The city council decided that racism is now officially recognized as a public health crisis in Oakland (California). As a result, the city needs to decide how it can achieve equity regarding laws, hiring, policy making, and all aspects of planning, according to CNN.
The measure seems to be rooted in how the COVID pandemic led to some racial disparities in some US cities. For more than two years since the pandemic first hit the country, more than 88 million infections and over one million deaths caused by the virus were reported by the US, according to worldometers.info.
There were centuries of systemic racism; a resolution was needed
A unanimous vote by the city council in Oakland that occurred last week led to racism officially becoming a public health crisis.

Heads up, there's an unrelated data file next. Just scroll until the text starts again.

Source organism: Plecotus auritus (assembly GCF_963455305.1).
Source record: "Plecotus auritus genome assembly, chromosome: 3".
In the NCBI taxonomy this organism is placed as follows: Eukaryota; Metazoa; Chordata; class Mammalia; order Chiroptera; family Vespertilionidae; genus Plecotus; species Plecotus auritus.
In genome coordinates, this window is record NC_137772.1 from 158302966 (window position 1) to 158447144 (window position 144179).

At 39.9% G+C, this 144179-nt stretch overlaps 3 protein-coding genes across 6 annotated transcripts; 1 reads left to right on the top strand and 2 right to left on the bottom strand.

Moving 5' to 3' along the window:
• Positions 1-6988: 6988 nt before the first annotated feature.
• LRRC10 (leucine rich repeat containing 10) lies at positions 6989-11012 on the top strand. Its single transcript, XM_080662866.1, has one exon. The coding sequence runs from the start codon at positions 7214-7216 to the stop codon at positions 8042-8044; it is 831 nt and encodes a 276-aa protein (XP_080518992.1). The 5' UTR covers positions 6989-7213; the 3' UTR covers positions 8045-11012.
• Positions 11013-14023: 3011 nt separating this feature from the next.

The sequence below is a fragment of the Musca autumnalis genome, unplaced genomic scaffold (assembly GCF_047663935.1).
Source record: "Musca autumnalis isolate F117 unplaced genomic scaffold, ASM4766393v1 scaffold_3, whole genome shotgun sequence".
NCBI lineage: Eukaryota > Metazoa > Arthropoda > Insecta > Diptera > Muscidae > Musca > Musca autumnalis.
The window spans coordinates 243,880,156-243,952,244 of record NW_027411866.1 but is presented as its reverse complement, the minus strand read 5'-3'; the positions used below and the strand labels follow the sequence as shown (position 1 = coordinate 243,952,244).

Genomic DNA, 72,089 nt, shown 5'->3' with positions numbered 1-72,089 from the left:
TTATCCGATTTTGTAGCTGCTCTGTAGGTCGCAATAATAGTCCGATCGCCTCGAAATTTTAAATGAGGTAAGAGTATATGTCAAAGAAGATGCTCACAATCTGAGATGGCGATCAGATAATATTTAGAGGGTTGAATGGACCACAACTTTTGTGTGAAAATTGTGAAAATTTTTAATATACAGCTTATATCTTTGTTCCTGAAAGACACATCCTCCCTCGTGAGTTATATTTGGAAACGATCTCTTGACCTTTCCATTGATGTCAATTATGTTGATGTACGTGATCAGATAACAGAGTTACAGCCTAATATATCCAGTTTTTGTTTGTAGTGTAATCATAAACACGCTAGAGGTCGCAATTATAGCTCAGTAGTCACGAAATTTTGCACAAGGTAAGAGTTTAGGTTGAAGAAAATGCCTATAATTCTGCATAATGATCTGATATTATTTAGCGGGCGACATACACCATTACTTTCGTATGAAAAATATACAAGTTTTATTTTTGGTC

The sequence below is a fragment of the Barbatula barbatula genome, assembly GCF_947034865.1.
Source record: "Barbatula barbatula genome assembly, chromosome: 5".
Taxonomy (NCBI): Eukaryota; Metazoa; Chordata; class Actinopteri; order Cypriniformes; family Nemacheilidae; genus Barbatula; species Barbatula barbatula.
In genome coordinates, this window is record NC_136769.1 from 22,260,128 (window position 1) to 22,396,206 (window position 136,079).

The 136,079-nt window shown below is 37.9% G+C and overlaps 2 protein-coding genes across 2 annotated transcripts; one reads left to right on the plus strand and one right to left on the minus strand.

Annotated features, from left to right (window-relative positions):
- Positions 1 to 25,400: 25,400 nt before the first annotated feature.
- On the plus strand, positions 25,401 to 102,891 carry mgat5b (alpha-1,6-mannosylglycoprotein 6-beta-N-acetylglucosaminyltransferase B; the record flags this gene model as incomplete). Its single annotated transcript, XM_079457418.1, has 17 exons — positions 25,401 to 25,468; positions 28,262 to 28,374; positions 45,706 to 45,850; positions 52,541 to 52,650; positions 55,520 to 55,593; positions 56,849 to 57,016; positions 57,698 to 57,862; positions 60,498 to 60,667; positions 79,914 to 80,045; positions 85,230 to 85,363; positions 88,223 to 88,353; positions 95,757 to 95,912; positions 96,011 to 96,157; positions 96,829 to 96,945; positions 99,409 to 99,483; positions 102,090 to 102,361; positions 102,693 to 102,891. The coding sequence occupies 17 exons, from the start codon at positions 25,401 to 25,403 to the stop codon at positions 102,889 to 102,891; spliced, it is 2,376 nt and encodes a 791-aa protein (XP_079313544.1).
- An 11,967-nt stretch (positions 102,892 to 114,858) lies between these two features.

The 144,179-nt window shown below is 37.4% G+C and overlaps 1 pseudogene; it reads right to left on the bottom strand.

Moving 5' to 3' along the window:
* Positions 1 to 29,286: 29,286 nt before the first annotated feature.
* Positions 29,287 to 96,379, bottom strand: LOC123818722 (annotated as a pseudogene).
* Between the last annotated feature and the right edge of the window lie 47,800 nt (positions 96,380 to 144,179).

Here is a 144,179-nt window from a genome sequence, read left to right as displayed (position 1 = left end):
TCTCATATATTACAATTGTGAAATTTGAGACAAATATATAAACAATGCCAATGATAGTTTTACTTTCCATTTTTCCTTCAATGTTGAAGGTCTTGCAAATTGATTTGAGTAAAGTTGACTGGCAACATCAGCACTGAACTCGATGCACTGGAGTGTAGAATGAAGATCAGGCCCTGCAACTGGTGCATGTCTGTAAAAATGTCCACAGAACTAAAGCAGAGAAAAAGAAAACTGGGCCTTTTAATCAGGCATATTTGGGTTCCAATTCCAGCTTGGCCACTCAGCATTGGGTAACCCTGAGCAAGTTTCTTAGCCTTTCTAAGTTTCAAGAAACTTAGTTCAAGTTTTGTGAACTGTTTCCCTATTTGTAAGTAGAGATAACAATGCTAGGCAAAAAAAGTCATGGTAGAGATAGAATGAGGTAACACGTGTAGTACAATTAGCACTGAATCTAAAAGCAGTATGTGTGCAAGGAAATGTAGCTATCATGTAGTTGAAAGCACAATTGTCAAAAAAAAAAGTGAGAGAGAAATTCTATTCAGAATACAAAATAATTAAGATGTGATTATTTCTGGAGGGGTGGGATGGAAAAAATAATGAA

Seema Rupani, who’s an attorney in the office of Oakland City Attorney Barbara Parker, explained for CNN:
It reminds us that centuries of systemic racism have profoundly harmed communities of color and led to disturbing health disparities that are exacerbated by the pandemic. It took time to draft this in a thoughtful way
He said as the same source quotes:
It took time to talk to different city departments, do the research on the social determinants of health, and look at what was happening in Oakland and what needs to be done to reduce disparities.
However, the COVID pandemic still exists in the world, including the US, where over 17,000 infections were reported yesterday, according to worldometers.info.
As for the overall numbers, the same source tells us that over 544 million infections and more than 6.3 million deaths caused by COVID were reported worldwide so far.
In Oakland, over 422,000 people were living there in 2020.